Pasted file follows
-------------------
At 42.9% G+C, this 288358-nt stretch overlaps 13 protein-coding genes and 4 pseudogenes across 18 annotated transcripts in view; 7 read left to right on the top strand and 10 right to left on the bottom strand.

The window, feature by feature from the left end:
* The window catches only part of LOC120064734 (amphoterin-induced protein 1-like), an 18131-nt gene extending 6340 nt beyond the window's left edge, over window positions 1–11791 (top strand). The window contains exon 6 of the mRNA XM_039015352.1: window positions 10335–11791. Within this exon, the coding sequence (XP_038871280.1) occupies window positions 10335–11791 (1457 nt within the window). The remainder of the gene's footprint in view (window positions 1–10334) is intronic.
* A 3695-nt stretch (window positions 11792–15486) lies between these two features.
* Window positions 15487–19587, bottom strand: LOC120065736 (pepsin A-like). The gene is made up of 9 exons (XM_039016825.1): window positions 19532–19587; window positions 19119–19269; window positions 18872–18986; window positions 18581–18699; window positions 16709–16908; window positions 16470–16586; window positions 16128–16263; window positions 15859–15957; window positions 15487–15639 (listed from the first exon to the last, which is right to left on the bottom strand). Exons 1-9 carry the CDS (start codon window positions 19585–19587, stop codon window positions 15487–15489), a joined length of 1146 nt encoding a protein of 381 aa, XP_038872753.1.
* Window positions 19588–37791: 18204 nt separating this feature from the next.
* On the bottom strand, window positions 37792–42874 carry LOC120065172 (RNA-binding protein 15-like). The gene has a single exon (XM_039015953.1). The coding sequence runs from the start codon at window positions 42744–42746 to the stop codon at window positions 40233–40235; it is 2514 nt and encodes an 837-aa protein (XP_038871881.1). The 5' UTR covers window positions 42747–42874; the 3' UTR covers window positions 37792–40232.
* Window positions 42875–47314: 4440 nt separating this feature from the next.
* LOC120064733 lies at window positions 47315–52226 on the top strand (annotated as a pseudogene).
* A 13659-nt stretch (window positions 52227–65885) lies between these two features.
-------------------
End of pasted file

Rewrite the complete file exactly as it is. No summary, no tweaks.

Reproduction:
At 42.9% G+C, this 288358-nt stretch overlaps 13 protein-coding genes and 4 pseudogenes across 18 annotated transcripts in view; 7 read left to right on the top strand and 10 right to left on the bottom strand.

The window, feature by feature from the left end:
* The window catches only part of LOC120064734 (amphoterin-induced protein 1-like), an 18131-nt gene extending 6340 nt beyond the window's left edge, over window positions 1–11791 (top strand). The window contains exon 6 of the mRNA XM_039015352.1: window positions 10335–11791. Within this exon, the coding sequence (XP_038871280.1) occupies window positions 10335–11791 (1457 nt within the window). The remainder of the gene's footprint in view (window positions 1–10334) is intronic.
* A 3695-nt stretch (window positions 11792–15486) lies between these two features.
* Window positions 15487–19587, bottom strand: LOC120065736 (pepsin A-like). The gene is made up of 9 exons (XM_039016825.1): window positions 19532–19587; window positions 19119–19269; window positions 18872–18986; window positions 18581–18699; window positions 16709–16908; window positions 16470–16586; window positions 16128–16263; window positions 15859–15957; window positions 15487–15639 (listed from the first exon to the last, which is right to left on the bottom strand). Exons 1-9 carry the CDS (start codon window positions 19585–19587, stop codon window positions 15487–15489), a joined length of 1146 nt encoding a protein of 381 aa, XP_038872753.1.
* Window positions 19588–37791: 18204 nt separating this feature from the next.
* On the bottom strand, window positions 37792–42874 carry LOC120065172 (RNA-binding protein 15-like). The gene has a single exon (XM_039015953.1). The coding sequence runs from the start codon at window positions 42744–42746 to the stop codon at window positions 40233–40235; it is 2514 nt and encodes an 837-aa protein (XP_038871881.1). The 5' UTR covers window positions 42747–42874; the 3' UTR covers window positions 37792–40232.
* Window positions 42875–47314: 4440 nt separating this feature from the next.
* LOC120064733 lies at window positions 47315–52226 on the top strand (annotated as a pseudogene).
* A 13659-nt stretch (window positions 52227–65885) lies between these two features.